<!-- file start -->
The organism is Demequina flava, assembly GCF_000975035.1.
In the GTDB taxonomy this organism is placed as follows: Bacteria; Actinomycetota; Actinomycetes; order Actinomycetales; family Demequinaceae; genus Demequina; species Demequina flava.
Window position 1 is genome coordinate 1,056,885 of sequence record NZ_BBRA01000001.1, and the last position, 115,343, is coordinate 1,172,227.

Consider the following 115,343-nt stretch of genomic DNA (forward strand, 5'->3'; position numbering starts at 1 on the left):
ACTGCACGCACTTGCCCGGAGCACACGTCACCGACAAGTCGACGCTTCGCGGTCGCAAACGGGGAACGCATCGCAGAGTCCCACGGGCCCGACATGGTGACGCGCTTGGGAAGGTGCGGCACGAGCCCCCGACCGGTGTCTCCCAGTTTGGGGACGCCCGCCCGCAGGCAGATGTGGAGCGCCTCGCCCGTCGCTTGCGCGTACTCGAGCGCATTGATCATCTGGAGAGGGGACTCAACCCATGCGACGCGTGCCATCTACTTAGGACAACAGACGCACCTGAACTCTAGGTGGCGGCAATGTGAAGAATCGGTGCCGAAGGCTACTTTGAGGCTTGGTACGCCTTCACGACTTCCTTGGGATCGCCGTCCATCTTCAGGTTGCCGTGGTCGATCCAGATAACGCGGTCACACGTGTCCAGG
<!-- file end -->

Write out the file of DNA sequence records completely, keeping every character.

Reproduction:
The organism is Demequina flava, assembly GCF_000975035.1.
In the GTDB taxonomy this organism is placed as follows: Bacteria; Actinomycetota; Actinomycetes; order Actinomycetales; family Demequinaceae; genus Demequina; species Demequina flava.
Window position 1 is genome coordinate 1,056,885 of sequence record NZ_BBRA01000001.1, and the last position, 115,343, is coordinate 1,172,227.

Consider the following 115,343-nt stretch of genomic DNA (forward strand, 5'->3'; position numbering starts at 1 on the left):
ACTGCACGCACTTGCCCGGAGCACACGTCACCGACAAGTCGACGCTTCGCGGTCGCAAACGGGGAACGCATCGCAGAGTCCCACGGGCCCGACATGGTGACGCGCTTGGGAAGGTGCGGCACGAGCCCCCGACCGGTGTCTCCCAGTTTGGGGACGCCCGCCCGCAGGCAGATGTGGAGCGCCTCGCCCGTCGCTTGCGCGTACTCGAGCGCATTGATCATCTGGAGAGGGGACTCAACCCATGCGACGCGTGCCATCTACTTAGGACAACAGACGCACCTGAACTCTAGGTGGCGGCAATGTGAAGAATCGGTGCCGAAGGCTACTTTGAGGCTTGGTACGCCTTCACGACTTCCTTGGGATCGCCGTCCATCTTCAGGTTGCCGTGGTCGATCCAGATAACGCGGTCACACGTGTCCAGG